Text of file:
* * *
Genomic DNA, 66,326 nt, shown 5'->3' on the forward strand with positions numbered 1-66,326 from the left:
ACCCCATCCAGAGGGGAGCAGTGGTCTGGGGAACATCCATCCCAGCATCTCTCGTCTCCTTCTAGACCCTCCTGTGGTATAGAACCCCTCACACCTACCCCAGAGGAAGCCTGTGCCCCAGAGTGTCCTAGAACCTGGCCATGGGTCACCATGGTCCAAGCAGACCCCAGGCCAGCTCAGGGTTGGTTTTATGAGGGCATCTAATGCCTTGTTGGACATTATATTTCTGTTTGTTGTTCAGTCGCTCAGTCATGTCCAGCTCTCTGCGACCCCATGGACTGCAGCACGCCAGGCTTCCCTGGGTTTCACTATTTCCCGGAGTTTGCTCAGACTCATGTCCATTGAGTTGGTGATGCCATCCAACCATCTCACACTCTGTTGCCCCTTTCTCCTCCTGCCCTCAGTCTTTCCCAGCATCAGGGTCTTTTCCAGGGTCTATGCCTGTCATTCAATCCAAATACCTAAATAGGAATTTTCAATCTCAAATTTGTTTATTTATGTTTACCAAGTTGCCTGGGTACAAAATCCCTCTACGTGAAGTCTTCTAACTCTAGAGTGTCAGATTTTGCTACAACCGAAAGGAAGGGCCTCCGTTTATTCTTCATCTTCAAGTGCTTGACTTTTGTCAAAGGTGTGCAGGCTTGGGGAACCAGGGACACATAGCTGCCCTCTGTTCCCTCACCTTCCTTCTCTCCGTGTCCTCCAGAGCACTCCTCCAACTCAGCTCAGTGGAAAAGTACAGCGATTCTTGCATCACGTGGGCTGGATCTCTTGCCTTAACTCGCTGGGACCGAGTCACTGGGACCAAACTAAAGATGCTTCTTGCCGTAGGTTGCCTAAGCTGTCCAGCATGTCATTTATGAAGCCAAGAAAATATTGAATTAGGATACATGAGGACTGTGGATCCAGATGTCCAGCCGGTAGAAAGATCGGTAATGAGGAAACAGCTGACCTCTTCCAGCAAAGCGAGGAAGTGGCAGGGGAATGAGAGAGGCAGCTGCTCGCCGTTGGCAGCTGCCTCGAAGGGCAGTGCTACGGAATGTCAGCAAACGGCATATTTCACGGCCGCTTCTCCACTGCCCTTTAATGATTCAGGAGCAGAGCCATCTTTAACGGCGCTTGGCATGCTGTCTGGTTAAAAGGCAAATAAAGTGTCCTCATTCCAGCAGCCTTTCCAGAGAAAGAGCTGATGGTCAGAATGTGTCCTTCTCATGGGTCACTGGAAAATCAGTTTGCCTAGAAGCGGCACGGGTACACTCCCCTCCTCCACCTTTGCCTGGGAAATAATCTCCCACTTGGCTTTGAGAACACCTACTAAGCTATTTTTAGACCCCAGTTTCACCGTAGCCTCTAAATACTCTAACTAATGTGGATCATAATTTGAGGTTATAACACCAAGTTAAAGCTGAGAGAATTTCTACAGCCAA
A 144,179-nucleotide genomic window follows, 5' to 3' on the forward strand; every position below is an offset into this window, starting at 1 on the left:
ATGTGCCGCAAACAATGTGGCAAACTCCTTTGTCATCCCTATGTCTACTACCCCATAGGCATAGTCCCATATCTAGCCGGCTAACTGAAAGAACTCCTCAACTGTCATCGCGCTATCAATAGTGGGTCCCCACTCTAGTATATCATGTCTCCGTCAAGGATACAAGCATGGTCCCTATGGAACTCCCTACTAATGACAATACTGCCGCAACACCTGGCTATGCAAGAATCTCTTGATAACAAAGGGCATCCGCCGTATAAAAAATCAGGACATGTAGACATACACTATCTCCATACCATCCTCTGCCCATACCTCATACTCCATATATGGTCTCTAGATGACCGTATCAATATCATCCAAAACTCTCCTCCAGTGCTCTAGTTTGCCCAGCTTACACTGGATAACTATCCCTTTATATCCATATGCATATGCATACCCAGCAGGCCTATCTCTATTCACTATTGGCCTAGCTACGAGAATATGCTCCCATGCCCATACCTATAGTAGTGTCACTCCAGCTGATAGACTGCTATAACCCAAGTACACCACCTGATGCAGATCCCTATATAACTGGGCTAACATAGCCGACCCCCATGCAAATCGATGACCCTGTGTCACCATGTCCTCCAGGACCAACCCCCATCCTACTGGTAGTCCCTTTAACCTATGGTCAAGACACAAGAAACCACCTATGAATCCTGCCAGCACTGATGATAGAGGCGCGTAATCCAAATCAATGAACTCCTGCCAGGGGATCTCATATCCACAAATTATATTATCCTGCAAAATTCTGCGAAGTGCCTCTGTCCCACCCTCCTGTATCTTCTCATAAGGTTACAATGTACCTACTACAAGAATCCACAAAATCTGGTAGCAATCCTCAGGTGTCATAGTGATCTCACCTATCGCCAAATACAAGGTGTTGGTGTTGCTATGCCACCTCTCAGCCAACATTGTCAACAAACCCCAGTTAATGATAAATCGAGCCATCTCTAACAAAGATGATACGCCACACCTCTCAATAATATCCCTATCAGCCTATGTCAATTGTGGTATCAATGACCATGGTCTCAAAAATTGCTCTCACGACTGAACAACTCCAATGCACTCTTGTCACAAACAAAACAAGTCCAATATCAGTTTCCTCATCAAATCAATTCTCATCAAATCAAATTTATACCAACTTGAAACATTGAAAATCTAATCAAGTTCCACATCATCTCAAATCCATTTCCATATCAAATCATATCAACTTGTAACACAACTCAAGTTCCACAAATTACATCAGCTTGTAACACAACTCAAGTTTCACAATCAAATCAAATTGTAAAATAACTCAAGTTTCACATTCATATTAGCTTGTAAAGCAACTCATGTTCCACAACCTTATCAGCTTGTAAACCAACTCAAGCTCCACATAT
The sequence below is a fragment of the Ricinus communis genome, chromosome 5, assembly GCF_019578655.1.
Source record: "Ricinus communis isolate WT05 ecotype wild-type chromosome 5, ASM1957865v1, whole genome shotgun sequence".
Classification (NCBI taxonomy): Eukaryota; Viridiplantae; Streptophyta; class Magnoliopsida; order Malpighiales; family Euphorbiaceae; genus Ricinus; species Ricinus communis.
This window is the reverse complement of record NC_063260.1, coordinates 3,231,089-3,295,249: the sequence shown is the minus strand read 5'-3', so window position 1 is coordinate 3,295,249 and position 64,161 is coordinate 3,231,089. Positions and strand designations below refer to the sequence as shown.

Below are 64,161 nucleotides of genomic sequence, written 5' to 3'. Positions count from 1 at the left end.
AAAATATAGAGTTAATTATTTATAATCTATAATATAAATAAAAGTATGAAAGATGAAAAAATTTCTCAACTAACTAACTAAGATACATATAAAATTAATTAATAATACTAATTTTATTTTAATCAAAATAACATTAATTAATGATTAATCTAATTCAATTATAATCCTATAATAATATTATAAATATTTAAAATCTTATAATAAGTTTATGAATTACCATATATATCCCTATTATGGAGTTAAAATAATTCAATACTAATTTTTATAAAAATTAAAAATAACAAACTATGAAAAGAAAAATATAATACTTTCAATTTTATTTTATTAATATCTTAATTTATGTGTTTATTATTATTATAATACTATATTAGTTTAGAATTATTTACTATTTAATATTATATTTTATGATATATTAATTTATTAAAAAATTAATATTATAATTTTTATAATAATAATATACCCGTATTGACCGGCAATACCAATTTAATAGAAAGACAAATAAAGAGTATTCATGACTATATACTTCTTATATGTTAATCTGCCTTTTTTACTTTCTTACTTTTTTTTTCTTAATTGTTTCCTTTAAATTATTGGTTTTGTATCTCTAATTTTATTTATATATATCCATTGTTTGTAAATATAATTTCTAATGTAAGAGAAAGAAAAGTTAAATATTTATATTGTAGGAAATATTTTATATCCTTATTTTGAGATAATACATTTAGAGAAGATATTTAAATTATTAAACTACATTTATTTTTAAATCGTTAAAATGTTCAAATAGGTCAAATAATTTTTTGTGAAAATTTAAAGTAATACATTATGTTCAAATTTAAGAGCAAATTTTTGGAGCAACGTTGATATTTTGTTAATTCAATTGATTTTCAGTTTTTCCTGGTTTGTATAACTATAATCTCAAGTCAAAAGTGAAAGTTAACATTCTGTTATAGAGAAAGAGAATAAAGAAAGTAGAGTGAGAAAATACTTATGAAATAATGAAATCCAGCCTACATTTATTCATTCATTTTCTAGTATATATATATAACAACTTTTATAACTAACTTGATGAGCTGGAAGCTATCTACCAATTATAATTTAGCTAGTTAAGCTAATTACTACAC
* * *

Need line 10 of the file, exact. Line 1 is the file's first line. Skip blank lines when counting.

AAAATATAGAGTTAATTATTTATAATCTATAATATAAATAAAAGTATGAAAGATGAAAAAATTTCTCAACTAACTAACTAAGATACATATAAAATTAATTAATAATACTAATTTTATTTTAATCAAAATAACATTAATTAATGATTAATCTAATTCAATTATAATCCTATAATAATATTATAAATATTTAAAATCTTATAATAAGTTTATGAATTACCATATATATCCCTATTATGGAGTTAAAATAATTCAATACTAATTTTTATAAAAATTAAAAATAACAAACTATGAAAAGAAAAATATAATACTTTCAATTTTATTTTATTAATATCTTAATTTATGTGTTTATTATTATTATAATACTATATTAGTTTAGAATTATTTACTATTTAATATTATATTTTATGATATATTAATTTATTAAAAAATTAATATTATAATTTTTATAATAATAATATACCCGTATTGACCGGCAATACCAATTTAATAGAAAGACAAATAAAGAGTATTCATGACTATATACTTCTTATATGTTAATCTGCCTTTTTTACTTTCTTACTTTTTTTTTCTTAATTGTTTCCTTTAAATTATTGGTTTTGTATCTCTAATTTTATTTATATATATCCATTGTTTGTAAATATAATTTCTAATGTAAGAGAAAGAAAAGTTAAATATTTATATTGTAGGAAATATTTTATATCCTTATTTTGAGATAATACATTTAGAGAAGATATTTAAATTATTAAACTACATTTATTTTTAAATCGTTAAAATGTTCAAATAGGTCAAATAATTTTTTGTGAAAATTTAAAGTAATACATTATGTTCAAATTTAAGAGCAAATTTTTGGAGCAACGTTGATATTTTGTTAATTCAATTGATTTTCAGTTTTTCCTGGTTTGTATAACTATAATCTCAAGTCAAAAGTGAAAGTTAACATTCTGTTATAGAGAAAGAGAATAAAGAAAGTAGAGTGAGAAAATACTTATGAAATAATGAAATCCAGCCTACATTTATTCATTCATTTTCTAGTATATATATATAACAACTTTTATAACTAACTTGATGAGCTGGAAGCTATCTACCAATTATAATTTAGCTAGTTAAGCTAATTACTACAC